The point is that the Socialist Organiser position from 1982 seriously distorts the Marxist position, falsely equating support for Argentina against British imperialism with support for Galtieri.
Supporting Argentina or Iraq against imperialism is not at all to do with supporting their brutal regimes (e.g. Galtieri or Saddam) but saying that workers attacked by imperialism (in Iraq) have the right to fight back; the working class needs to be armed to resist the imperialist attack and through this overthrow the bourgeois. If SO in 1982 were revolutionary defeatist on both sides but took an active part in the antiwar movement here then it is a mistaken position (not supporting Argentina) but not pro-imperialist. By the way, British possession of Malvinas did become important for British imperialism not only in giving a new lease of life to a section of the ruling class around Thatcher but sending out a message that Britain and the US (ruling class) would ruthlessly defend its interests.
In the current Iraq occupation though as far as I can tell AWL are absent from the antiwar movement. I was told at one point (in person) by an AWLer that he may support troops out now in theory but it wasn't a priority- so in practice it ends up being a pro-imperialist position by refusing to engage in the antiwar movement. If the AWL threw themselves into the antiwar movement arguing for troops out now and class struggle tactics to dirsupt the war effort then that would be a different matter and then perhaps in a united front around common action there would be some point in having public debates between our two tendencies on these points.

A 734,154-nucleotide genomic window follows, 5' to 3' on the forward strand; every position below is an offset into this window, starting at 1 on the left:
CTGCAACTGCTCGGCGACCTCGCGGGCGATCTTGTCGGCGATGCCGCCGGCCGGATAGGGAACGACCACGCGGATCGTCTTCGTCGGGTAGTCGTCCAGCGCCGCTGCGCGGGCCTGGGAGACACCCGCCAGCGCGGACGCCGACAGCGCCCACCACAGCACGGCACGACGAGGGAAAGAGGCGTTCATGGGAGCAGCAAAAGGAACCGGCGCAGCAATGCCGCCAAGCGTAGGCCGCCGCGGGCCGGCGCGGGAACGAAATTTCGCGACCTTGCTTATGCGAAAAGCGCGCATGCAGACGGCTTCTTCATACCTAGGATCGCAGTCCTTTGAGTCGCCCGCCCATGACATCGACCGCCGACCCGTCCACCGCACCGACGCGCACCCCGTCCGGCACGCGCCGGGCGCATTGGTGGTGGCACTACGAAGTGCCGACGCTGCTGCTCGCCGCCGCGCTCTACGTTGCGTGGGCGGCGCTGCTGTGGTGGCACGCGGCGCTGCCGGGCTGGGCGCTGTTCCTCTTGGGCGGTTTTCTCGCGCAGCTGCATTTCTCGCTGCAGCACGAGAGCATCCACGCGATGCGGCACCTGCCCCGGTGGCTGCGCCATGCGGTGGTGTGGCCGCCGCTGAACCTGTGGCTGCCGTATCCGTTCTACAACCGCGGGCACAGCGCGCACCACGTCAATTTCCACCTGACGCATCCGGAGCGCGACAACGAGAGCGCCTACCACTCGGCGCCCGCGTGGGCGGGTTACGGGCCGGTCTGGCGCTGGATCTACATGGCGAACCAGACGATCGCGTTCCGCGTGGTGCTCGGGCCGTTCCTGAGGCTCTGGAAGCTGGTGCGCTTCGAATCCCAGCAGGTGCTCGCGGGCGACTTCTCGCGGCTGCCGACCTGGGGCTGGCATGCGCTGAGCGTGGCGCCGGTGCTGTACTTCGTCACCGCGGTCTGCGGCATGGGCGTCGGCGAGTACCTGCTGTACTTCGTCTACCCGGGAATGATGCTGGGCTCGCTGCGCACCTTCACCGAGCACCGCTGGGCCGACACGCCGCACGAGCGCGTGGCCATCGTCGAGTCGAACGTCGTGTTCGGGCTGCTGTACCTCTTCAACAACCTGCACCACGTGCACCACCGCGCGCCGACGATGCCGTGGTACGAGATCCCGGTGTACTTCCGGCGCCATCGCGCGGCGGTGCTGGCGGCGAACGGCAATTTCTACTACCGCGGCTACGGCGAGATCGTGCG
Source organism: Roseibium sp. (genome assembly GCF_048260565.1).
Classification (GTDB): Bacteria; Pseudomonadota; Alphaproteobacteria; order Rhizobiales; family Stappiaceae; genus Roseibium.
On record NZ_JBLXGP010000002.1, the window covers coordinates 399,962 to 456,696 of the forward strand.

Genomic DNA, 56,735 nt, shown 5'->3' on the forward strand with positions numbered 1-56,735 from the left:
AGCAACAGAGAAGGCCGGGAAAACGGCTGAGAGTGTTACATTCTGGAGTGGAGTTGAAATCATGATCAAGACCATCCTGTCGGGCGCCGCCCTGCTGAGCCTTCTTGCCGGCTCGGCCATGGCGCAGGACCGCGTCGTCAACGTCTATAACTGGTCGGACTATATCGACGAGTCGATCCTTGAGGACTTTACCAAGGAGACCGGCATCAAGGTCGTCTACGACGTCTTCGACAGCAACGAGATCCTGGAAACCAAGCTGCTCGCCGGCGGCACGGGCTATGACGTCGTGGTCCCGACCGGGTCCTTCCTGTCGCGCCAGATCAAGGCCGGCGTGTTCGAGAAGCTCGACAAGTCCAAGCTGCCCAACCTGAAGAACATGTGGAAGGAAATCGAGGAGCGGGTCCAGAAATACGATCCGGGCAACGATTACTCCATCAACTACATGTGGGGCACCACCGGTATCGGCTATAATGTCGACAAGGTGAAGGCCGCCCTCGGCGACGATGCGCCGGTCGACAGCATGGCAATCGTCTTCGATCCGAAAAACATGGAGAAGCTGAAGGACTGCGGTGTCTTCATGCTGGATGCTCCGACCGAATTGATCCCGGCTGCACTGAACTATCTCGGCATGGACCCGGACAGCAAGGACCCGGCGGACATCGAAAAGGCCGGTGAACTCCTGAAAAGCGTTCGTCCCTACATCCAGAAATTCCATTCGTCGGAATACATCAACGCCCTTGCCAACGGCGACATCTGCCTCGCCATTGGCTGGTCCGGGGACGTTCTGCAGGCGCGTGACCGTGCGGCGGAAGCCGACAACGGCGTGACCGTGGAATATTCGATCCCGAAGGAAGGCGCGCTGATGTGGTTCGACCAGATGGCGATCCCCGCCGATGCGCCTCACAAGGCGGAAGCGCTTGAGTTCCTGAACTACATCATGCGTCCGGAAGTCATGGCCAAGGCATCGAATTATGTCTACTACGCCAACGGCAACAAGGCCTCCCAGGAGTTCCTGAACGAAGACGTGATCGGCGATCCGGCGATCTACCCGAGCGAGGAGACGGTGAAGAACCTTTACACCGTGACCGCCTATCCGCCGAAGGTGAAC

However, the AWL's position on imperialism has seemingly led them into an impasse where they withdraw from the movement. Of course we can chat and discuss matters hopefully in an open manner (not disfigured by accusations of lying or they're never change etc.) whether in person or online but for the tendencies to prioritise debate when - on this - we're not even in the same movement seems rather impractical.
Of course where we are in united fronts around common action for example in the unions or other working class campaigns we will work and debate with the AWL.
In the meanwhile keep an open mind and remember that though opinions can and do change through debate real changes normally come through action and undertaking a common set of tasks within the working class. Whilst trying to enact those common tasks, differences will arise and need to be debated as they have practical consequences. We need to win workers to socialism, including revitalising the antiwar movement which, despite some 60% opposing the current occupation, is not able at the moment to mount a serious challenge to British imperialism.